Even in a non-combat zone, fear attacks us everyday. Courage is what most of us try and muster to get through a day’s time unscathed by said fear. We may not be fighting to stay alive but we are fighting. We’re fighting our internal demons and our self-doubt. We’re fighting to retain some of our creativity and resourcefulness.

Author and teacher Elizabeth Gilbert admits “the only reason I can speak so authoritatively about fear is that I know it so intimately. I know every inch of fear, from head to toe. I’ve been a frightened person my entire life.”

She points out that “Evolution did well to install a fear reflex within you, because if you didn’t have any fear, you would lead a short, crazy, stupid life. You would walk into traffic. You would jump into giant waves off the coast of Hawaii, despite being a poor swimmer…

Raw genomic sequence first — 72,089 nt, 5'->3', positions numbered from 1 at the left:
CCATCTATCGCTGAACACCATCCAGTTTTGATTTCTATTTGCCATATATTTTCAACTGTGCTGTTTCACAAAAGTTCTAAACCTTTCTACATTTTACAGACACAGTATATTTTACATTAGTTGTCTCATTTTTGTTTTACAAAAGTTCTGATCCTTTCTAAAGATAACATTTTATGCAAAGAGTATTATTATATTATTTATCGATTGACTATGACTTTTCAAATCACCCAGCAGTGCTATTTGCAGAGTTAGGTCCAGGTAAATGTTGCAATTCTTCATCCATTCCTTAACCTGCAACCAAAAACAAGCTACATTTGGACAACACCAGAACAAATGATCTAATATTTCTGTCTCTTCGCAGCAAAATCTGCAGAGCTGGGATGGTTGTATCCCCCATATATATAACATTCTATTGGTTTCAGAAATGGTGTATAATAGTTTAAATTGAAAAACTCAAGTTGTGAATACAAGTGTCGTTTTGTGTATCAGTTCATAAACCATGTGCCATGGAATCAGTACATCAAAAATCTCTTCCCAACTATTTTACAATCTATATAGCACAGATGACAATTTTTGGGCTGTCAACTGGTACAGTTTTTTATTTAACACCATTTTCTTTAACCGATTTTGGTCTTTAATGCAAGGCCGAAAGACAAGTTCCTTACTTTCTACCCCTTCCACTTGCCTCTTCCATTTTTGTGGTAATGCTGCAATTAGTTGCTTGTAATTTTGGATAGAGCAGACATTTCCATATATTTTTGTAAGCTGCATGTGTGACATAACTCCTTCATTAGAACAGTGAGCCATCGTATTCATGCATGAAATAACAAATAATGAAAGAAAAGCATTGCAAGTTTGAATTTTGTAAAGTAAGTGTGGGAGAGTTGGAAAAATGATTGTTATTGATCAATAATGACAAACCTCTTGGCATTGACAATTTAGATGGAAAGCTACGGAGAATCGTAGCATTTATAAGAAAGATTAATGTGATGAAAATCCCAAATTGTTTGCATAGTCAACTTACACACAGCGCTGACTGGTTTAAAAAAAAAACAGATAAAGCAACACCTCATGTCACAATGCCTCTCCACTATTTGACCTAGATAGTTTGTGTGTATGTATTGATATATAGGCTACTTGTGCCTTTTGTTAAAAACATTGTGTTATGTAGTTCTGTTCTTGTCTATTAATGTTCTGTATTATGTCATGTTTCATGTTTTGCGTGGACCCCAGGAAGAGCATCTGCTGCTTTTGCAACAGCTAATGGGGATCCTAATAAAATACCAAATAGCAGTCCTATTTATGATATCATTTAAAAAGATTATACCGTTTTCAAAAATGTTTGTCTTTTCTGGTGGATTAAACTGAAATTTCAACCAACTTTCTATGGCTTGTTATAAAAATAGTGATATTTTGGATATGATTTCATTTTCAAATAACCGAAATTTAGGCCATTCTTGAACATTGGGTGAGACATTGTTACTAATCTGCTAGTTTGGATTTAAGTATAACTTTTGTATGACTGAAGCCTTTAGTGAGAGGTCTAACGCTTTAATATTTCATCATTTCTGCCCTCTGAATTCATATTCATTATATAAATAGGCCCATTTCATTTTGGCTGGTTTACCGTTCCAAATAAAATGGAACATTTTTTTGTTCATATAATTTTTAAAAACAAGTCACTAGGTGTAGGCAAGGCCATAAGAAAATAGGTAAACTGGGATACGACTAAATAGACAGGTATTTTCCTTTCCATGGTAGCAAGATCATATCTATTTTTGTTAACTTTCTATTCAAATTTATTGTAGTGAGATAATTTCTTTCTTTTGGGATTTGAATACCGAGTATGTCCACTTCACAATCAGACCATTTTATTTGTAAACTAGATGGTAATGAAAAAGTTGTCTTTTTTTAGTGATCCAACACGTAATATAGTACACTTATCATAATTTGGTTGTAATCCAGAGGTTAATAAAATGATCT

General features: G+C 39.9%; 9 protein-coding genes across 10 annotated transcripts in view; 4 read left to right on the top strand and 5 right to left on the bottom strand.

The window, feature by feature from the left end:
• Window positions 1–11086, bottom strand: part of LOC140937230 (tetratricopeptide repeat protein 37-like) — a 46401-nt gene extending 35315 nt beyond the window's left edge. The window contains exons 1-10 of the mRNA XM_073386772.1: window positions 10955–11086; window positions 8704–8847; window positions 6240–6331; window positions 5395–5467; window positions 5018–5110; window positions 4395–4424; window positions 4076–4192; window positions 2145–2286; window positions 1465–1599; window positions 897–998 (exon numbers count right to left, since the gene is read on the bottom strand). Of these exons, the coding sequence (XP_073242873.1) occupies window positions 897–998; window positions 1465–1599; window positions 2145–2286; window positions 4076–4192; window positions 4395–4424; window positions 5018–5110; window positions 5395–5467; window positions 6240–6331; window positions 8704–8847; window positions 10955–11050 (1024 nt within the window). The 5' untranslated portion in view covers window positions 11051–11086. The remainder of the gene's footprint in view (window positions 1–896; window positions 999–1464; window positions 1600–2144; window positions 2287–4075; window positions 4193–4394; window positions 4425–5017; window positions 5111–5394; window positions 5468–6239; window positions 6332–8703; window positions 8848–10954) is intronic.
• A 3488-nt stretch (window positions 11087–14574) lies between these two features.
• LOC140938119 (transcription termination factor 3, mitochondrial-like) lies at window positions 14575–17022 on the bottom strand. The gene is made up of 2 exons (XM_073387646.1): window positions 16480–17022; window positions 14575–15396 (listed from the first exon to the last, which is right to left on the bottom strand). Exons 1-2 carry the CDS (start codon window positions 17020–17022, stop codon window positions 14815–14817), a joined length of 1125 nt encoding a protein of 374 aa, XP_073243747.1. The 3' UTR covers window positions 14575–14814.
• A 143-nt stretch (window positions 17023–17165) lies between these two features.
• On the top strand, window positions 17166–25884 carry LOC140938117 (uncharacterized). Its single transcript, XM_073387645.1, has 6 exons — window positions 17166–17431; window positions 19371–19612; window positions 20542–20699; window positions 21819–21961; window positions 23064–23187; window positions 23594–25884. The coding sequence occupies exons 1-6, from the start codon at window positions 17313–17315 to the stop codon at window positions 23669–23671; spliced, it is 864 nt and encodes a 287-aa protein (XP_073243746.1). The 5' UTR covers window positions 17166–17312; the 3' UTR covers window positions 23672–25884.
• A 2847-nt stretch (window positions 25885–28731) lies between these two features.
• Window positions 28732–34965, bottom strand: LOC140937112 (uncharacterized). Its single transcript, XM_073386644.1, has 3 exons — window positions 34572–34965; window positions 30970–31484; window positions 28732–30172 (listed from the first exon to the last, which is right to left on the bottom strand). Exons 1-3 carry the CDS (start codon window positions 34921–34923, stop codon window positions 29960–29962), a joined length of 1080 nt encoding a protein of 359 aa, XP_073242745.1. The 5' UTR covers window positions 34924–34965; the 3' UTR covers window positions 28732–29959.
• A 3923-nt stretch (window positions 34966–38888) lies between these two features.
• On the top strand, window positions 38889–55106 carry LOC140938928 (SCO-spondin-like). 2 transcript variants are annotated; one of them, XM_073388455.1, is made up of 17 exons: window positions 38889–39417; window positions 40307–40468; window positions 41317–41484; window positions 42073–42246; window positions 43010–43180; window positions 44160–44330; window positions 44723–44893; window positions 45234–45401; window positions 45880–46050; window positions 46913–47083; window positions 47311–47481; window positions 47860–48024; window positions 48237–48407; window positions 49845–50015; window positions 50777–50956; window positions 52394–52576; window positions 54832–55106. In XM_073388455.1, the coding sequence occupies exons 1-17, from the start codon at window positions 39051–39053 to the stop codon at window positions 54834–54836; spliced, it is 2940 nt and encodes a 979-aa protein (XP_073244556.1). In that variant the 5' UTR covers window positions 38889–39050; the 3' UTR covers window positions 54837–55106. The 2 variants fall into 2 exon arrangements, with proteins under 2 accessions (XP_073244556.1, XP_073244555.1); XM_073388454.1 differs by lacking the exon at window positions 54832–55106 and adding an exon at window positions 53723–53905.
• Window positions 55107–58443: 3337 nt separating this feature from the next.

“So, yes, you absolutely do need your fear, in order to protect you from actual dangers.

But you do not need your fear in the realm of creative expression.

Continue reading

A Tip of the Hat to the Cat in the Hat! (and his creator)

Happy Belated Birthday, Dr. Seuss!

As you may have gathered by now, this post is an out-of-the-ordinary-one. It celebrates one of our nation’s top word sleuths, a master of reduced vocabulary and a penchant for a feline sporting a floppy chapeau.

His birthday was yesterday but his creativity, particularly with and for children, certainly merits more than just a mention in this creativity blog. He is, of course, Dr. Seuss, and with that brief introduction comes some background that some of you may not know.

Theodor Seuss Geisel (March 2, 1904 – September 24, 1991) was an American children’s author, political cartoonist, illustrator, poet, animator, and filmmaker. He is known for his work writing and illustrating more than 60 books under the pen name Dr. Seuss. His work includes many of the most popular children’s books of all time, selling over 600 million copies and being translated into more than 20 languages by the time of his death.